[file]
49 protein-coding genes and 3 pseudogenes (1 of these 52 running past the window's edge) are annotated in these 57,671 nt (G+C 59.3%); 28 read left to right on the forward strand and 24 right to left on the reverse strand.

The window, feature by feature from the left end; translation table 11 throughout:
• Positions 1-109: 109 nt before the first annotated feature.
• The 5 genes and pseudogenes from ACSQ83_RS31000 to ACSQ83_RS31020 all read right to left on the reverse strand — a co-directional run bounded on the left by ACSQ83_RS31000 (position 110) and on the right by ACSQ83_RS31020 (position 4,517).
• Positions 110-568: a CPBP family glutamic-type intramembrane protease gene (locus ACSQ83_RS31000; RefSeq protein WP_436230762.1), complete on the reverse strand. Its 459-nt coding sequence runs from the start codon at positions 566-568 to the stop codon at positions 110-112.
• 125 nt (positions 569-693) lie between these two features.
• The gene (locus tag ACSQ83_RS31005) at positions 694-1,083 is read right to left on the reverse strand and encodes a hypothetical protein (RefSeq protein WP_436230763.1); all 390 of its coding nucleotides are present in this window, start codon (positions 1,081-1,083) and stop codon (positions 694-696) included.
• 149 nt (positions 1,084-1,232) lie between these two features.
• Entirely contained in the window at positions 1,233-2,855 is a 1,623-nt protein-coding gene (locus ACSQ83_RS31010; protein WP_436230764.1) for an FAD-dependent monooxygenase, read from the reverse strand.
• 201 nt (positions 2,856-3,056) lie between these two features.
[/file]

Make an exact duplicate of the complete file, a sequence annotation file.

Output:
49 protein-coding genes and 3 pseudogenes (1 of these 52 running past the window's edge) are annotated in these 57,671 nt (G+C 59.3%); 28 read left to right on the forward strand and 24 right to left on the reverse strand.

The window, feature by feature from the left end; translation table 11 throughout:
• Positions 1-109: 109 nt before the first annotated feature.
• The 5 genes and pseudogenes from ACSQ83_RS31000 to ACSQ83_RS31020 all read right to left on the reverse strand — a co-directional run bounded on the left by ACSQ83_RS31000 (position 110) and on the right by ACSQ83_RS31020 (position 4,517).
• Positions 110-568: a CPBP family glutamic-type intramembrane protease gene (locus ACSQ83_RS31000; RefSeq protein WP_436230762.1), complete on the reverse strand. Its 459-nt coding sequence runs from the start codon at positions 566-568 to the stop codon at positions 110-112.
• 125 nt (positions 569-693) lie between these two features.
• The gene (locus tag ACSQ83_RS31005) at positions 694-1,083 is read right to left on the reverse strand and encodes a hypothetical protein (RefSeq protein WP_436230763.1); all 390 of its coding nucleotides are present in this window, start codon (positions 1,081-1,083) and stop codon (positions 694-696) included.
• 149 nt (positions 1,084-1,232) lie between these two features.
• Entirely contained in the window at positions 1,233-2,855 is a 1,623-nt protein-coding gene (locus ACSQ83_RS31010; protein WP_436230764.1) for an FAD-dependent monooxygenase, read from the reverse strand.
• 201 nt (positions 2,856-3,056) lie between these two features.